Forming the mental image of the other person's perspective is the first step of theory of mind. While you are doing that, just forget your own perspective for the time being; remembering it will distract you. Form a good picture of the other person's perspective, and remember it. Then, take your own perspective and compare. There will probably be differences. For example, take the situation of giving someone a present. You want to give them something that will make them happy. The instinctive solution is to find something you associate with happiness and give that to them, but that doesn't use theory of mind, and could result in mistakes. Instead, you have to put yourself in their place--make the mental switch--and think about what THEY might associate with happiness. So, perhaps they like drawing, and you do not. You don't associate a set of colored pencils with happiness, but they do. If you want to cheer them up, giving them colored pencils would be a good choice even though colored pencils would not make you happy if you got them.

This is still pretty simple, and I'm sure most autistic adults figured out simple ToM puzzles long ago, just like I did. But the beauty of it is this: The same principles can be applied to really complicated ToM puzzles, too, with multiple people's perspectives in them. Once you know the trick of mentally switching your perspectives to another person's mind-set, you can figure out the way they might see your actions and the actions of those around them; and you can coordinate your perspective with other people's. In the end, if you are good, you should be able to figure out second-order ("What she thinks I am thinking"), third-order ("What he believes I think she must want"), and multiple perspective ("He and she disagree about my beliefs") problems.

But it is really just a logic puzzle. Don't be intimidated by it; it's just a matter of practice. Too many professionals think of "theory of mind" as some magical thing that NTs can do and we can't; in fact, NTs just have sort of a rough, intuitive grasp of it, whereas autistic people, who study it explicitly, often get to be better at theory of mind when NT intuition starts to fail. For example, we tend to understand that people think differently, because we learn pretty early on that we think differently from other people. When an NT switches perspectives with another NT, they can usually just pretend that the other person is more or less just like themselves. But we can't do that--we have to take into account mental differences. When we learn to switch perspectives, late as we may be at learning it, we by definition have to learn to switch into the frame of mind of another person who is different from ourselves.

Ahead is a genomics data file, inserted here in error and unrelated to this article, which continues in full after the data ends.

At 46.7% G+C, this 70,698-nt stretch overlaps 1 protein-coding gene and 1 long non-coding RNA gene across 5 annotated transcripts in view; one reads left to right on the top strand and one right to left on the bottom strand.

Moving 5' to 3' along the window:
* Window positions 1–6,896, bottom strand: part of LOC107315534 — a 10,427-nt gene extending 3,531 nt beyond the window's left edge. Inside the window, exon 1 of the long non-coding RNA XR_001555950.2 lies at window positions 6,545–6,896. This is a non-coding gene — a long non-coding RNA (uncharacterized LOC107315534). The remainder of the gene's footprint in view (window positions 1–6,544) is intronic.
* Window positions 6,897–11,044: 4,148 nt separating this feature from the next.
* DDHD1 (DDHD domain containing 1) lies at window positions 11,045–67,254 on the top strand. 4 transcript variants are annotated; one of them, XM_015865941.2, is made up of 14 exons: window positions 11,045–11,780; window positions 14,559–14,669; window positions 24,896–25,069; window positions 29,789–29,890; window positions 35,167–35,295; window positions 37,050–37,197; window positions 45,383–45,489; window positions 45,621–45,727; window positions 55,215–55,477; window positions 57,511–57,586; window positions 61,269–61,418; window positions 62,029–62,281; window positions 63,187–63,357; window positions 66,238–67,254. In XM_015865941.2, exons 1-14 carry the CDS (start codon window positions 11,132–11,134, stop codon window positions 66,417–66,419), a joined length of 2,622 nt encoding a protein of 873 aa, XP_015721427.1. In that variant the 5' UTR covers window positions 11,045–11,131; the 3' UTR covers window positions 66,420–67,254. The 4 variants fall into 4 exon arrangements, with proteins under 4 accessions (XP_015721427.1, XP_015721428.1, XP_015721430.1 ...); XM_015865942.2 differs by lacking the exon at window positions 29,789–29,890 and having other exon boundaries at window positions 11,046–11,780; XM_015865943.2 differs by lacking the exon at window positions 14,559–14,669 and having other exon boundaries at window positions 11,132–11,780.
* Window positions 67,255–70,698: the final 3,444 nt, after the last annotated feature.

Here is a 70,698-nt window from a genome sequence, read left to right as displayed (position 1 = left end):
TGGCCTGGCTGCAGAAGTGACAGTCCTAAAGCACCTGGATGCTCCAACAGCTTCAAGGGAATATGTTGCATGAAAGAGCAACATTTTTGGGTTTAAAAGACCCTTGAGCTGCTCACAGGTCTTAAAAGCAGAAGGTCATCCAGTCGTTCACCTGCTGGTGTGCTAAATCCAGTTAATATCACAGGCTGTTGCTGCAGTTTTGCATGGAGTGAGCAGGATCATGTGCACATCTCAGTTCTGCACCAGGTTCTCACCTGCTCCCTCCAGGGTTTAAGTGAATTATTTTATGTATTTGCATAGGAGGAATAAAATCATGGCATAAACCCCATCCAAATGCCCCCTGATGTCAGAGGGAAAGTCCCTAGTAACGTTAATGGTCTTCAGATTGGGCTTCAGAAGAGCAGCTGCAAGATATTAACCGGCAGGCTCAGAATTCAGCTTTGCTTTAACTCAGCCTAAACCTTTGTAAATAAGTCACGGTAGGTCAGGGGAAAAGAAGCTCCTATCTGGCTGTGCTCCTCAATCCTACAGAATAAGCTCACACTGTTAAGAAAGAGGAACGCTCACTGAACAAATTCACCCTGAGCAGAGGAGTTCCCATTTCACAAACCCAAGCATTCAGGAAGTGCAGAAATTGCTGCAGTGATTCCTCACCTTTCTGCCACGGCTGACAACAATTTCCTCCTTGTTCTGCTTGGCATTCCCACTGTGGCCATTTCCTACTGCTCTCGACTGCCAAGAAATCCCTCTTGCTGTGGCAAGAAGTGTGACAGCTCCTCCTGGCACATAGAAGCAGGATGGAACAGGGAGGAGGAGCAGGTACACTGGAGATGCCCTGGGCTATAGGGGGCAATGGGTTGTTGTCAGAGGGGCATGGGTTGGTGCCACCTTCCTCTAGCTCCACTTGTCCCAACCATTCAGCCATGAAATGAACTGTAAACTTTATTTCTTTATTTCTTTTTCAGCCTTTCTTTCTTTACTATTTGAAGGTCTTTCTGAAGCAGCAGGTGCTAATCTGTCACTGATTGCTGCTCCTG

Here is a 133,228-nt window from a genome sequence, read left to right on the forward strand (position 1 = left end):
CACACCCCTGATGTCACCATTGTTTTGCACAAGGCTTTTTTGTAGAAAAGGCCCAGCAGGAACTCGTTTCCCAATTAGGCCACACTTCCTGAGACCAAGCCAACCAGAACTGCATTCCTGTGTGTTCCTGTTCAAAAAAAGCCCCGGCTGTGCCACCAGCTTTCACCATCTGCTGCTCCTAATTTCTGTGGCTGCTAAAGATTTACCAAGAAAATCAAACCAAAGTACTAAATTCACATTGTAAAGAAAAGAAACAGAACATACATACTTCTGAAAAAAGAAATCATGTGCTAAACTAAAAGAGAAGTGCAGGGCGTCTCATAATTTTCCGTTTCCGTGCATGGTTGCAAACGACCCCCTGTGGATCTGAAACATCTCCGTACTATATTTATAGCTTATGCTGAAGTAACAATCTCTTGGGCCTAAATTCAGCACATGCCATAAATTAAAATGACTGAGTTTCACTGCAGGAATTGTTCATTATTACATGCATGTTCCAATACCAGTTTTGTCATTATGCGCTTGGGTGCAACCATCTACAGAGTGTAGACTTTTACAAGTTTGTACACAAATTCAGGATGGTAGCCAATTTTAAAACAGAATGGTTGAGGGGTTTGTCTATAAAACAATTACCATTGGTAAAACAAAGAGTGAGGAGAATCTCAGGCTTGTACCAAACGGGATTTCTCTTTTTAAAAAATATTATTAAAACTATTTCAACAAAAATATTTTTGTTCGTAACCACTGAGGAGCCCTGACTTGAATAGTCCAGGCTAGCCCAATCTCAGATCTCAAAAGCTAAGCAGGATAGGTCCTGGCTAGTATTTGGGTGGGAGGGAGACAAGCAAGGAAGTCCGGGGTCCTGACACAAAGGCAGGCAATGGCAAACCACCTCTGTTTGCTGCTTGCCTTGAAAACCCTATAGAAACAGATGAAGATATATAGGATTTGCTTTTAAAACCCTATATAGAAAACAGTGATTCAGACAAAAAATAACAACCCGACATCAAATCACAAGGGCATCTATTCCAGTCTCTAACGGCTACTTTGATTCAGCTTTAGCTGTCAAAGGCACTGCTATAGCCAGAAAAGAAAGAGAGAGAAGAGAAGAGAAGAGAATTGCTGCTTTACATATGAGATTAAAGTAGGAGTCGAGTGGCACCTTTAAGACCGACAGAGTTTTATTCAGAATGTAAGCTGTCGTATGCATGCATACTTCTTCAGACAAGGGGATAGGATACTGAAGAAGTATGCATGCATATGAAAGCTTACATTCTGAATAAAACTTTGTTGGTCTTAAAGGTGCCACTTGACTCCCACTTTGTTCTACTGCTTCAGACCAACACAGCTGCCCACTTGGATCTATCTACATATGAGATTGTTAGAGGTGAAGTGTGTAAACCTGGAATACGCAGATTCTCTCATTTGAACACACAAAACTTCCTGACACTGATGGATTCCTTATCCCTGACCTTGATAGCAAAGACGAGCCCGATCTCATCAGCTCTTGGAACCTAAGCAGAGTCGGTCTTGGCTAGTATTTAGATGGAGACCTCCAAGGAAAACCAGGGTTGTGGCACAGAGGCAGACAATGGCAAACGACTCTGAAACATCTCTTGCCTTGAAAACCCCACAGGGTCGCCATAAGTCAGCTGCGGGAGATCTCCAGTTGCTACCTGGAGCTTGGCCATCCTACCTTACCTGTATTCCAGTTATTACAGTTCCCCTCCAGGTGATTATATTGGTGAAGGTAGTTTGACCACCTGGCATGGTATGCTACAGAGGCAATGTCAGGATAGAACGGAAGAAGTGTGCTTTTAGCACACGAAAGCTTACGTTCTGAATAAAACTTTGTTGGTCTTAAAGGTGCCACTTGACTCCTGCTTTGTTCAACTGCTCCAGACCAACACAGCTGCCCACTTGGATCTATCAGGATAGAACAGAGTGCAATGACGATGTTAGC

I think that's why many of us are good at communicating with animals--it's not some kind of psychic link; it's just the way that we tend to understand that animals are who they are, instead of assuming they are just like humans. We might also be pretty good at understanding people who are unusual to us in some way, perhaps those from different cultures, or those with disabilities other than autism, or those who are much older or younger than ourselves. It's not natural talent; it's practice.

NTs might never have to learn how to switch perspectives in any way but the superficial, intuitive style they learn at about four years old, because they don't meet too many people who think in ways very unlike the way they think. But autistic people spend every day interacting with people who don't think the way we do. We study theory of mind like we study math. When professionals say we have "defective theory of mind", I think they had better check their own theory of mind, because while we might be slower at learning it and slower to apply it "in the field", we're perfectly capable of figuring out what the view might be like through somebody else's eyes.

Dec. 18th, 2015


I'm on the last day of finals week, finishing up a term paper for a fetal behavior class. My paper is on the neurological development of the premature infant, but along the way, I came up with some interesting ideas that can't go in the paper... so they are going here.

What I noticed, studying fetal development, is this: The brain-stem is responsible for a surprisingly large part of the late-term fetus and newborn infant's behavior. The brain stem is where your cranial nerves connect; these are the nerves that go to your head and face, and they help you move your face, see things, hear things, and taste and smell things. They carry information to the rest of your brain, where it can be processed--but some of the processing is done in the brain stem. And the brain stem sends out signals, too, prompting behavior.

We call it "reflexive behavior" because the signals to move the muscles involved in it come from the brain stem instead of the cerebral cortex. But the cerebral cortex, in a newborn infant, isn't very well-developed yet, and it doesn't have a lot of say in what the infant does, because it takes a while to connect and myelinate all those neurons. So most of the infant's behavior comes from that wonderful, complex brain stem.